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type 2 hypersensitivity

Tuesday 10 March 2009

Type II hypersensitivity is mediated by antibodies directed toward antigens present on cell surfaces or extracellular matrix. The antigenic determinants may be intrinsic to the cell membrane or matrix, or they may take the form of an exogenous antigen, such as a drug metabolite, that is adsorbed on a cell surface or matrix.

In either case, the hypersensitivity reaction results from the binding of antibodies to normal or altered cell-surface antigens. Most of these reactions involve the effector mechanisms that are used by antibodies, namely the complement system and phagocytes.

Opsonization and Complement-and Fc Receptor-Mediated Phagocytosis

The depletion of cells targeted by antibodies is, to a large extent, because the cells are coated (opsonized) with molecules that make them attractive for phagocytes. When antibodies are deposited on the surfaces of cells, they may activate the complement system (if the antibodies are of the IgM or IgG class).

Complement activation generates byproducts, mainly C3b and C4b, which are deposited on the surfaces of the cells and recognized by phagocytes that express receptors for these proteins. In addition, cells opsonized by IgG antibodies are recognized by phagocyte Fc receptors, which are specific for the Fc portions of some IgG subclasses.

The net result is the phagocytosis of the opsonized cells and their destruction . Complement activation on cells also leads to the formation of the membrane attack complex, which disrupts membrane integrity by "drilling holes" through the lipid bilayer, thereby causing osmotic lysis of the cells.

Antibody-dependent cellular cytotoxicity (ADCC).

Antibody-mediated destruction of cells may occur by another process called antibody-dependent cellular cytotoxicity (ADCC). This form of antibody-mediated cell injury does not involve fixation of complement but instead requires the cooperation of leukocytes.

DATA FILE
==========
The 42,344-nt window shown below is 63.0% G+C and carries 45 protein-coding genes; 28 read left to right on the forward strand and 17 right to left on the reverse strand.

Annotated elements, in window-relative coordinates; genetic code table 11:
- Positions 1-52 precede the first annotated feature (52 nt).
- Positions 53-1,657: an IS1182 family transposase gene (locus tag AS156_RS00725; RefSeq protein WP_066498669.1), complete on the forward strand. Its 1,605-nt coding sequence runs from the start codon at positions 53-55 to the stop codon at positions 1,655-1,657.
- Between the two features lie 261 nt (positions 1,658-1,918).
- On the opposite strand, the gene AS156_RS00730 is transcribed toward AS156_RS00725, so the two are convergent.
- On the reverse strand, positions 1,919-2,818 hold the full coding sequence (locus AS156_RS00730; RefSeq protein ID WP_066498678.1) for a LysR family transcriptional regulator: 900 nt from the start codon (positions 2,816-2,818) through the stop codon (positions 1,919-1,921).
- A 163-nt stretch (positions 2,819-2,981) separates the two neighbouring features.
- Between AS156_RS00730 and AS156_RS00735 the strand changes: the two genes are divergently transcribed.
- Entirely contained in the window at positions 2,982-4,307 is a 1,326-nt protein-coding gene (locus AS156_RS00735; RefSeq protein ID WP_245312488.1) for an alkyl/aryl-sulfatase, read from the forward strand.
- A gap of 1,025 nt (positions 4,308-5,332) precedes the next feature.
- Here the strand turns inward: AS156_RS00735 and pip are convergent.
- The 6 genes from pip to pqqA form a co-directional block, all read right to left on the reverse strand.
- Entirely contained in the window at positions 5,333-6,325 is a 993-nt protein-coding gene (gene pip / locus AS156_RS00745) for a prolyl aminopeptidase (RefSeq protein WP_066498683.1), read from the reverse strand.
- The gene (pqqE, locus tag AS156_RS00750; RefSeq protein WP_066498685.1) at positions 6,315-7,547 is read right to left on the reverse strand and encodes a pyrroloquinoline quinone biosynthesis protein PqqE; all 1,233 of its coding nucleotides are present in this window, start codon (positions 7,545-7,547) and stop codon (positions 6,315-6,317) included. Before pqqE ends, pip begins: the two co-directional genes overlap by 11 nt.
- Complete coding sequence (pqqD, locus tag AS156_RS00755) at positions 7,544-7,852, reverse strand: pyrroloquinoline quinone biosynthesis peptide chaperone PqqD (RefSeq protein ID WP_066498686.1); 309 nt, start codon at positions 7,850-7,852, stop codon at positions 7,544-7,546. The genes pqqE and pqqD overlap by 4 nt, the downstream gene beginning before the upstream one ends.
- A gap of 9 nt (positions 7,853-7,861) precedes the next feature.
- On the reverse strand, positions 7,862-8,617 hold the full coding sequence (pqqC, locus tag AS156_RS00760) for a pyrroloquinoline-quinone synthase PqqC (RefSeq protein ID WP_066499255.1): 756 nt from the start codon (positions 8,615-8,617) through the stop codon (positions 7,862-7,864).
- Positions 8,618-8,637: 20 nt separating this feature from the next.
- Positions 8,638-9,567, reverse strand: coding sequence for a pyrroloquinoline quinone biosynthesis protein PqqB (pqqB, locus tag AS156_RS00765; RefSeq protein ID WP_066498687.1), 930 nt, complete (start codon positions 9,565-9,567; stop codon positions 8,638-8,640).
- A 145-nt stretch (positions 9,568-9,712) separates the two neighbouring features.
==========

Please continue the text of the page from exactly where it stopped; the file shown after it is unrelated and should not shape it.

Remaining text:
Cells that are coated with low concentrations of IgG antibody are killed by a variety of effector cells, which bind to the target by their receptors for the Fc fragment of IgG, and cell lysis proceeds without phagocytosis. ADCC may be mediated by monocytes, neutrophils, eosinophils, and NK cells.

Although, in most instances, IgG antibodies are involved in ADCC, in certain cases (e.g., eosinophil-mediated cytotoxicity against parasites), IgE antibodies are used. The role of ADCC in hypersensitivity diseases is uncertain.

Clinically, antibody-mediated cell destruction and phagocytosis occur in the following situations:

- (1) transfusion reactions, in which cells from an incompatible donor react with and are opsonized by preformed antibody in the host;

- (2) erythroblastosis fetalis, in which there is an antigenic difference between the mother and the fetus, and antibodies (of the IgG class) from the mother cross the placenta and cause destruction of fetal red cells;

- (3) autoimmune hemolytic anemia, agranulocytosis, and thrombocytopenia, in which individuals produce antibodies to their own blood cells, which are then destroyed;

- (4) certain drug reactions, in which antibodies are produced that react with the drug, which may be attached to the surface of erythrocytes or other cells.

Complement-and Fc Receptor-Mediated Inflammation

When antibodies deposit in extracellular tissues, such as basement membranes and matrix, the resultant injury is because of inflammation and not because of phagocytosis or lysis of cells.

The deposited antibodies activate complement, generating byproducts, such as C5a (and to a lesser extent C4a and C3a), that recruit neutrophils and monocytes. The same cells also bind to the deposited antibodies via their Fc receptors.

The leukocytes are activated, they release injurious substances, such as enzymes and reactive oxygen intermediates, and the result is damage to the tissues. It was once thought that complement was the major mediator of antibody-induced inflammation, but knockout mice lacking Fc receptors also show striking reduction in these reactions.

It is now believed that inflammation in antibody-mediated (and immune complex-mediated) diseases is because of both complement and Fc receptor-dependent reactions.

Antibody-mediated inflammation is the mechanism responsible for tissue injury in some forms of glomerulonephritis, vascular rejection in organ grafts, and other diseases. As we shall discuss in more detail below, the same reaction is involved in immune complex-mediated diseases.

Antibody-Mediated Cellular Dysfunction

In some cases, antibodies directed against cell-surface receptors impair or dysregulate function without causing cell injury or inflammation. For example, in myasthenia gravis, antibodies reactive with acetylcholine receptors in the motor end-plates of skeletal muscles impair neuromuscular transmission and therefore cause muscle weakness.

In pemphigus vulgaris, antibodies against desmosomes disrupt intercellular junctions in epidermis, leading to the formation of skin vesicles. The converse (i.e., antibody-mediated stimulation of cell function) is noted in Graves disease.

In this disorder, antibodies against the thyroid-stimulating hormone receptor on thyroid epithelial cells stimulate the cells, resulting in hyperthyroidism.